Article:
We're Thankul Joel Silver Didn't Get His Way With Snyder's Watchmen Ending
created 02/27/2014 - 10:59am, updated 02/27/2014 - 11:00am
Say what you may about Zack Snyder's adaptation of The Watchmen, while the ending strayed a bit from the original comic book storyline, the movie was pretty much on target.
Now it's learned that The Watchmen was too much on target for producer Joel Silver, who recently departed Warner Bros. last year.
Speaking with Coming Soon, Joel Silver takes some shots at Snyder's vision of The Watchmen, describing it as "a slave to the material," and offers his own take on how it should have ended, which includes a "twist."
Silver says in regards to his movie that:
It was a MUCH, much better movie. I mean, Zack came at it the right way but was too much of a slave to the material. I was trying to get it back from the studio at that point.
Silver offers how his version, which had Terry Gilliam on board as director, would have went:
Instead of the whole notion of the intergalactic thing which was too hard and too silly, what he did was he maintained that the existence of Doctor Manhattan had changed the whole balance of the world economy, the world political structure. He felt that THAT character really altered the way reality had been. He had the Ozymandias character convince, essentially, the Doctor Manhattan character to go back and stop himself from being created, so there never would be a Doctor Manhattan character. He was the only character with real supernatural powers, he went back and prevented himself from being turned into Doctor Manhattan, and in the vortex that was created after that occurred these characters from "Watchmen" only became characters in a comic book.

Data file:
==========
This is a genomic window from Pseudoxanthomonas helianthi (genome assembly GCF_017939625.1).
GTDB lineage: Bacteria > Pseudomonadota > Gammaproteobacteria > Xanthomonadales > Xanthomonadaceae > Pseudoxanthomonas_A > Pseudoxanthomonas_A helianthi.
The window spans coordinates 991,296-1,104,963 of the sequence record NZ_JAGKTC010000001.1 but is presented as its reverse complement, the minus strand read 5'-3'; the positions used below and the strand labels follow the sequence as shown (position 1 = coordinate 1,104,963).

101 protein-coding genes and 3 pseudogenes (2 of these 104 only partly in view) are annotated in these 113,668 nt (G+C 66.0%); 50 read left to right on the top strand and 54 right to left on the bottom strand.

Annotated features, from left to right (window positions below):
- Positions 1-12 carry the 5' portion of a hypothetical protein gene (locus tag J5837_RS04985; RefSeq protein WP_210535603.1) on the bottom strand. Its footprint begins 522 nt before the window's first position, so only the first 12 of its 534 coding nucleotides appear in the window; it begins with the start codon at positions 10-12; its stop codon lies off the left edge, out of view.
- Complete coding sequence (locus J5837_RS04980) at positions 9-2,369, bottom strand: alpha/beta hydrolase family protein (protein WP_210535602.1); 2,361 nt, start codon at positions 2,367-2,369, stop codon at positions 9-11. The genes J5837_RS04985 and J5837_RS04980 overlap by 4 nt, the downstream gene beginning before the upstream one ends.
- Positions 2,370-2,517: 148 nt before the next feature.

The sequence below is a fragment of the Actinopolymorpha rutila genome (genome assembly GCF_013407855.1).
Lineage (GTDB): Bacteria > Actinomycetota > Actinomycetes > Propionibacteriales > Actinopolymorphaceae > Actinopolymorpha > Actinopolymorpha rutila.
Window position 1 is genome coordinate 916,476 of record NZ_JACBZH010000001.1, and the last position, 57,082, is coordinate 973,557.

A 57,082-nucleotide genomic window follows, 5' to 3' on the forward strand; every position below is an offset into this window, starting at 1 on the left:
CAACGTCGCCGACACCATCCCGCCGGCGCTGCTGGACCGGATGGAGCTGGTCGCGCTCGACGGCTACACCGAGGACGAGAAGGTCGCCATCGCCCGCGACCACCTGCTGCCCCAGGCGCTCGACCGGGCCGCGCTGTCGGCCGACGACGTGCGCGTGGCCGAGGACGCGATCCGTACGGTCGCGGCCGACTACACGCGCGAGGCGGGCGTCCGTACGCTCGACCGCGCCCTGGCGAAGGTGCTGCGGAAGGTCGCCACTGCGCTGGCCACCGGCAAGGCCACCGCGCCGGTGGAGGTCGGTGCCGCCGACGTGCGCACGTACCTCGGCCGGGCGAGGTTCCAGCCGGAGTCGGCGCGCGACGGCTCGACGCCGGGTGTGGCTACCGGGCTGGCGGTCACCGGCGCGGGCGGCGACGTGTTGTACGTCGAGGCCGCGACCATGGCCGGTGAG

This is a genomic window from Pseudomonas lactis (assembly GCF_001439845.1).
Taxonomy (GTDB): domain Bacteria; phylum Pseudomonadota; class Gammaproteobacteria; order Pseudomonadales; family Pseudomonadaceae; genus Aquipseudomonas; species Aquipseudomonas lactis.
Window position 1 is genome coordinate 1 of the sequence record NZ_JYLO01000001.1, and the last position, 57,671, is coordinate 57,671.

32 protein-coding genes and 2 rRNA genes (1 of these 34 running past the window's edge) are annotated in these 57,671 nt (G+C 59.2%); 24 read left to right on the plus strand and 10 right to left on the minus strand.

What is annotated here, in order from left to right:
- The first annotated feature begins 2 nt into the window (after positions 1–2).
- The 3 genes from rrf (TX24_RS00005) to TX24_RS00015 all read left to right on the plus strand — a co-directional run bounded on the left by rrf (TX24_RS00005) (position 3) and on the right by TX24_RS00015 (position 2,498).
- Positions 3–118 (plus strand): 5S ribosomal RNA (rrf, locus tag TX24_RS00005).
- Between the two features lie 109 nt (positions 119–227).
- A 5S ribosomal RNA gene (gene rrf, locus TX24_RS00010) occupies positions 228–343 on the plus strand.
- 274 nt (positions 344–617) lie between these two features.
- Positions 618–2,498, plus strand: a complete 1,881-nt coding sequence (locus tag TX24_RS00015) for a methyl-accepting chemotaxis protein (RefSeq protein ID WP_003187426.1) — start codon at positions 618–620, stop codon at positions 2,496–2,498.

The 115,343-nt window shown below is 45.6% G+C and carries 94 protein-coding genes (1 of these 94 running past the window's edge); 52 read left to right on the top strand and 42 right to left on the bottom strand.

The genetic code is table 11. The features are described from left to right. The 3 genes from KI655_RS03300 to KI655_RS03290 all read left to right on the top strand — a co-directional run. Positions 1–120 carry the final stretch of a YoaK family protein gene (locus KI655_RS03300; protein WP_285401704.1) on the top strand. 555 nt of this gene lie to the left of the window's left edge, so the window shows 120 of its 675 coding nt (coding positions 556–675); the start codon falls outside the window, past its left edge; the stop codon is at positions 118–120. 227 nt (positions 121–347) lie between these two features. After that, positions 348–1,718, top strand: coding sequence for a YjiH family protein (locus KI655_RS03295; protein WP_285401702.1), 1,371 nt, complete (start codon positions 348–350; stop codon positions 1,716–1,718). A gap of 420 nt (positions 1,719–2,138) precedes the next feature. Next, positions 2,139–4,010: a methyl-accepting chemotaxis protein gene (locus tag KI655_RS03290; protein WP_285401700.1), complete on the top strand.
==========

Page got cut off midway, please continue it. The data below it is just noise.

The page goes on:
Oh yeah. So the three characters, I think it was Rorschach and Nite Owl and Silk Spectre, they're all of the sudden in Times Square and there's a kid reading a comic book. They become like the people in Times Square dressing up like characters as opposed to really BEING those characters. There's a kid reading the comic book and he's like, "Hey, you're just like in my comic book." It was very smart, it was very articulate, and it really gave a very satisfying resolution to the story, but it just didn't happen. Lost to time.